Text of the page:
Follow by Email


Friday, March 7, 2014

Alternative energy upgrades

My house has a middling big solar electric system. It provides power for most of my needs: lights, water pump, computers -most things.

Grid power provided two major functions. It acted as back up power that could charge up the house batteries during a run of cloudy days. The second use was for tiny constant loads: wifi router, cordless phones, and the Vonage phone box. By running small constant loads on-grid my big home inverter could go into “sleep mode” when there are no power draws. The big inverter's efficiency plummets when powering tiny loads.

When we shut down the house in the fall I notified the electric utility to completely disconnect grid power. I knew we'd have to make some alternative energy upgrades in the spring.

That time is right around the corner. Backup power will be provided by a gasoline generator. While I'm not a huge fan of gasoline engines the generator was given to me for free. Not only that, this winter a good friend gave it a tune up. That takes care of half my problems.

I've decided to take care of the small loads by putting in a second solar electric system. I just ordered a 105 watt solar panel and 10 amp digital charge controller from Home Depot. The components are being shipped to my daughter's place back in New Hampshire. They'll be ready for me when I get home.

From here in Florida I picked up a large heavy duty 12 volt marine battery. Until I get home, the battery will be a backup for the boat's electric trolling motor. Once home, it will be the electric storage part of the new solar electric system. The small inverter that's currently on the boat will handle the small electric loads, fairly efficiently too. When we leave the house for any length of time, the inverter can easily be turned off, allowing the solar panel to top off the battery.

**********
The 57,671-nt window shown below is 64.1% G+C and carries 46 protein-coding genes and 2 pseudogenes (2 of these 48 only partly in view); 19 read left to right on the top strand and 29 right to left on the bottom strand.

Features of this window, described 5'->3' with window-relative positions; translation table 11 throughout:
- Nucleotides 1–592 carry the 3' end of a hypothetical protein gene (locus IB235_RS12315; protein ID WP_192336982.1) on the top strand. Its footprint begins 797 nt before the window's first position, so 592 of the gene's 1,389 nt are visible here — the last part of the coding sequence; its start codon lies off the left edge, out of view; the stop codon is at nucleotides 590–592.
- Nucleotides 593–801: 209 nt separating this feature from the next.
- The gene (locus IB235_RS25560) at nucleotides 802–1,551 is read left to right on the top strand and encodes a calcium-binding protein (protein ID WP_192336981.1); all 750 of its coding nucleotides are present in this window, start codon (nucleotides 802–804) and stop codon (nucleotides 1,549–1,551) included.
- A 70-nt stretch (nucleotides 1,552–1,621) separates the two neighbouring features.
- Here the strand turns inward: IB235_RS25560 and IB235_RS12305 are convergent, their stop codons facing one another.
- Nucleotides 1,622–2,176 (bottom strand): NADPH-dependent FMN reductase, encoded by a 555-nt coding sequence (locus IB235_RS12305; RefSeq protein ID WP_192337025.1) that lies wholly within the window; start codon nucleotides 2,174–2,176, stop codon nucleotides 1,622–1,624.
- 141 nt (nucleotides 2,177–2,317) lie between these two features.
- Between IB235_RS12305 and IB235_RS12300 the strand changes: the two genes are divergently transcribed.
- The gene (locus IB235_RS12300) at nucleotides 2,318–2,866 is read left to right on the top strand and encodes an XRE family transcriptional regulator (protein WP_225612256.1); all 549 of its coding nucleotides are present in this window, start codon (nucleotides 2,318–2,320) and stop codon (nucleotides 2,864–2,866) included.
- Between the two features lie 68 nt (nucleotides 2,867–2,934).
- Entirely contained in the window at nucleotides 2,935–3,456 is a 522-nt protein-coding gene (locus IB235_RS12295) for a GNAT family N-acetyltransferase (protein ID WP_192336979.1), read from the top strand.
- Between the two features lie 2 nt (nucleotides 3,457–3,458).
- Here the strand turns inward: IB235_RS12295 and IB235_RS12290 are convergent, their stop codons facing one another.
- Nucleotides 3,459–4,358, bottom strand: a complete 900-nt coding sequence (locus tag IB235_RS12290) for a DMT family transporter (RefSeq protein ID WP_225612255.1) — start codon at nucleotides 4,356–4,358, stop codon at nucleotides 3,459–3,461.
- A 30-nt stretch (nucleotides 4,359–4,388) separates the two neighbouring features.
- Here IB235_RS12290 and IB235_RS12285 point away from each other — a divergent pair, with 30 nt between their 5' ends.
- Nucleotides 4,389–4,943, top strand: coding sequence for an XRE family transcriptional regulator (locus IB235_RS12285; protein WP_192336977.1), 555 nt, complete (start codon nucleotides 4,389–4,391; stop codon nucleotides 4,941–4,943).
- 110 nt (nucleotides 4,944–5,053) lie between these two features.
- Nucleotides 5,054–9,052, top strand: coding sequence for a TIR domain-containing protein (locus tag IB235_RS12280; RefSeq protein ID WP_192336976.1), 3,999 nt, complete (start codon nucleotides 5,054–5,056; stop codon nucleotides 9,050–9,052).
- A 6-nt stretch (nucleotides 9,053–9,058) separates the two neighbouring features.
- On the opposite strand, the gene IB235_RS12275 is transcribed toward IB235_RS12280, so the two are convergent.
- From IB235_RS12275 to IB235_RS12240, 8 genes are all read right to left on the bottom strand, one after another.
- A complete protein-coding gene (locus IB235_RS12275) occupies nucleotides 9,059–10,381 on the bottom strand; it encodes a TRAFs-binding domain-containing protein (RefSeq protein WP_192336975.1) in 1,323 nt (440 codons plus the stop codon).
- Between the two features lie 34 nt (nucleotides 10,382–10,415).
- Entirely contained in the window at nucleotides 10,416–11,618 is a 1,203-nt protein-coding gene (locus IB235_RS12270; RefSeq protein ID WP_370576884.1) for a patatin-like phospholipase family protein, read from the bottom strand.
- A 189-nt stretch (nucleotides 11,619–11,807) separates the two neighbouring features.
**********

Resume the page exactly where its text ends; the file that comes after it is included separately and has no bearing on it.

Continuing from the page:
Two completely independent solar electric systems will back up each other. If the main one goes down, I won't be totally without power. If the small one fails, loads could be temporarily shifted to the big system.

Nothing like having a bit of redundancy.

I'll keep everyone informed on how that works out. Should be fun!



  1. T's response: "whoever hooks it up first gets to keep it, right?"

  2. try a smaller inverter to tackle "small loads" leaving your bigger one for larger loads

    could convert gas engine to propane fuel

    may you stay south for a bit longer

    unless you are nuts like a certain texan

    truely alien


    1. Sorry I didn't make it clear that I am using a small inverter on the new system. I've a couple to choose from.

  3. Replies
    1. Hope it does the job as planned. :)